The popular TV series ‘VIKINGS’ has ignited a renewed interest in the period of early medieval history and whilst entertaining, many of the characters are fictitious and most of the events never occurred in the fashion in which they have been portrayed even if they occurred at all.
There is increasing evidence that Viking adventurers and settlers made it to North America and that they occupied some coastal areas, albeit only for a short period.
An act of heroic honour or gross stupidity?
The battle of Maldon, August the 10th or 11th, 991
Athelstan’s victory in 937 at Brunanburh, did not remove the Viking threat and after the king’s death, his successors, Edmund the 1st and Eadred had to deal with several Viking attempts to re-establish their rule in York and Northumberland. Anglo Saxon England did not become reunified until 954 when Eadred finally established full control.
Owain Ap Dyfnwal was a Northern British King who fought alongside Anlaf Guthfrithson and Constantine of Alba at the battle of Brunanburh in 937 AD.
He was king of Strathclyde, a kingdom of indigenous Britons, who’s Kingdom was formed during the post Roman period when the ethnic groups of the British Isles fought to create independent countries during a period of political instability and foreign invasion.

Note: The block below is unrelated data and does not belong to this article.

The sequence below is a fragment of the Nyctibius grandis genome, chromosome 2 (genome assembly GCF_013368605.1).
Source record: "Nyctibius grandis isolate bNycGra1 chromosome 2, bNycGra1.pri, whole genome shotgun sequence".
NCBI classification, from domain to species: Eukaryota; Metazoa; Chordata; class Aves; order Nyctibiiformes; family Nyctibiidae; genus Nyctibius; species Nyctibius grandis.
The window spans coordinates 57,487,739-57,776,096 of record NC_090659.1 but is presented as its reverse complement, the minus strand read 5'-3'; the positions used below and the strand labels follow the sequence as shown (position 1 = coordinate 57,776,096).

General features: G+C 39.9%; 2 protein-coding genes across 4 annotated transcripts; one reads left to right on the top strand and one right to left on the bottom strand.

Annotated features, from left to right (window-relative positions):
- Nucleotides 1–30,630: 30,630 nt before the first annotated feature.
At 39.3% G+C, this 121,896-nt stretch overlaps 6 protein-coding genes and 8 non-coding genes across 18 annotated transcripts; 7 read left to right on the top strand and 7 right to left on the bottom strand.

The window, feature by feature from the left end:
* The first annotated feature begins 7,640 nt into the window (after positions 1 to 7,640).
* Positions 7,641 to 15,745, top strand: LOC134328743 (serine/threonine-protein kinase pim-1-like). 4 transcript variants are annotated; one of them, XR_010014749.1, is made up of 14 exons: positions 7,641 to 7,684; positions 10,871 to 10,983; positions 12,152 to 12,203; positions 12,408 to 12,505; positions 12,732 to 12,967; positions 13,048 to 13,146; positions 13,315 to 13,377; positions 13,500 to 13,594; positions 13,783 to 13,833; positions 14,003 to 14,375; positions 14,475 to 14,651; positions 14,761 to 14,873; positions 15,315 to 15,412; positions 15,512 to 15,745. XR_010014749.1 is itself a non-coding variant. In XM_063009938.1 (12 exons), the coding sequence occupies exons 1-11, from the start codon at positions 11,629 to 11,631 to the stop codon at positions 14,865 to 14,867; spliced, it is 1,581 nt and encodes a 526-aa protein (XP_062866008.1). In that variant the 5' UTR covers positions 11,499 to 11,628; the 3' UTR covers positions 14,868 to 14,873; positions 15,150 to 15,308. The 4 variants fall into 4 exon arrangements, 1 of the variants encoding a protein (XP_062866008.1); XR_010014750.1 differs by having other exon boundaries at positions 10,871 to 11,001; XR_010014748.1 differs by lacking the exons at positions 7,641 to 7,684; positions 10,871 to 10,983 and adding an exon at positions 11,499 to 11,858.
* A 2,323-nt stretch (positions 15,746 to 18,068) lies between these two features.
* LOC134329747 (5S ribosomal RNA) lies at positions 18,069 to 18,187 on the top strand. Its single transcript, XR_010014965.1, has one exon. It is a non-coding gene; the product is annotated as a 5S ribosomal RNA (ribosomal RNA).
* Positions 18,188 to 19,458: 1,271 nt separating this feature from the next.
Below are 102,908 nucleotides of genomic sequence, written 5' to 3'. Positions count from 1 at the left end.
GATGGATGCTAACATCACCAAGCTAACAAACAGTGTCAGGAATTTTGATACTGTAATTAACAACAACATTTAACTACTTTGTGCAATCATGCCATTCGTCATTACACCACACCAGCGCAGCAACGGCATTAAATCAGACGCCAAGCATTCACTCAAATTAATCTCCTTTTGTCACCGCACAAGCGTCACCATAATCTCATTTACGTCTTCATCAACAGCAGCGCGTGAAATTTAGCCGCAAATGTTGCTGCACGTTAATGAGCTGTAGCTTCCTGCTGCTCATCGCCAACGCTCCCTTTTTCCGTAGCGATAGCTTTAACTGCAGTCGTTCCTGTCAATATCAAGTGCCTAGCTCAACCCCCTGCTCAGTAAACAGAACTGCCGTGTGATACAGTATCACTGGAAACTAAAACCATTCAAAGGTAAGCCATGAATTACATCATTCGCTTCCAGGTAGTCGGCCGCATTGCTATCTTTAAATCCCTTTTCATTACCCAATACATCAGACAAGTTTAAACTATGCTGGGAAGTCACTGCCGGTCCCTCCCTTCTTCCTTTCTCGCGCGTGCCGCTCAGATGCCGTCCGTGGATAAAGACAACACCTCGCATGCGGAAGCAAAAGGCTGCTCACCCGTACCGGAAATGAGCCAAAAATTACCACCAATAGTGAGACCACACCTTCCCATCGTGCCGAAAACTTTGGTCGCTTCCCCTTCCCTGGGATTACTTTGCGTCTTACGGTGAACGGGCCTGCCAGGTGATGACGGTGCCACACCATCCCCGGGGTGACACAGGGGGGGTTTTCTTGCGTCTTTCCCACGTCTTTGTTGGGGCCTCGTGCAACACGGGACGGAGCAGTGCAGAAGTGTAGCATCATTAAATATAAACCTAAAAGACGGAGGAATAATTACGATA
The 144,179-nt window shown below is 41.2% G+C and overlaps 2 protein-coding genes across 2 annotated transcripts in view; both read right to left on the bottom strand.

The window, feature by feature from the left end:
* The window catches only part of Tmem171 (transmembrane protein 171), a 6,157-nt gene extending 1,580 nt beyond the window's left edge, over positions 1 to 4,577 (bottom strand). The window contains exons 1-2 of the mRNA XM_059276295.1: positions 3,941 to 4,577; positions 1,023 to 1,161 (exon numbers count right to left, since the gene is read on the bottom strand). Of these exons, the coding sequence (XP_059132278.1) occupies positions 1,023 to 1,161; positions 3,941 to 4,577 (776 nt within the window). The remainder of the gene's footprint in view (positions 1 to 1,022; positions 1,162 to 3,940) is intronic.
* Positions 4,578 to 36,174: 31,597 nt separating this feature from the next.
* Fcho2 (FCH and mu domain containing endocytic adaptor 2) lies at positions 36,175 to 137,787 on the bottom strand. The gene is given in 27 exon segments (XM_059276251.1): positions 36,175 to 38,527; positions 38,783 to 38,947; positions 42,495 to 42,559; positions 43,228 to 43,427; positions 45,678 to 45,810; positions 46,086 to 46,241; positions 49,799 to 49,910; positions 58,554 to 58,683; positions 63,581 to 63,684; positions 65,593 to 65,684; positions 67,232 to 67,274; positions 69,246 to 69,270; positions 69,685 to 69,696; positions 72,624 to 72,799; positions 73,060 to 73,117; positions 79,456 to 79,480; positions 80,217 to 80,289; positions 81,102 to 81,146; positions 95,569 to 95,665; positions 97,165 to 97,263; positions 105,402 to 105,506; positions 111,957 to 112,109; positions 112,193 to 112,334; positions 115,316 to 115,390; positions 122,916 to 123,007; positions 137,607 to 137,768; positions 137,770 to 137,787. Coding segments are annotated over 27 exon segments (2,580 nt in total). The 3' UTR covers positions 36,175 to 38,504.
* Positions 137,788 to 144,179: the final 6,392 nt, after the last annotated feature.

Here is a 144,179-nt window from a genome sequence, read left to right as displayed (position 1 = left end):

Ivarr hinn Beinlausi or Hyngwar (in old English), Ivar the boneless, was said to be the first born son of Ragnar Lodbrok and his third wife, Aslaug.
There were two type of duels that were fought in the Viking period amongst Scandinavians. The practice was made unlawful sometime in the 11th century, but the two types were called einvigi and holmgang respectively.
The gods worshipped by the pagan peoples of Scandinavia consisted of a full pantheon of supernatural deities. I will refer to these gods as those of the Vikings, rather than referring to them as belonging to the Norse, Danes or Rus.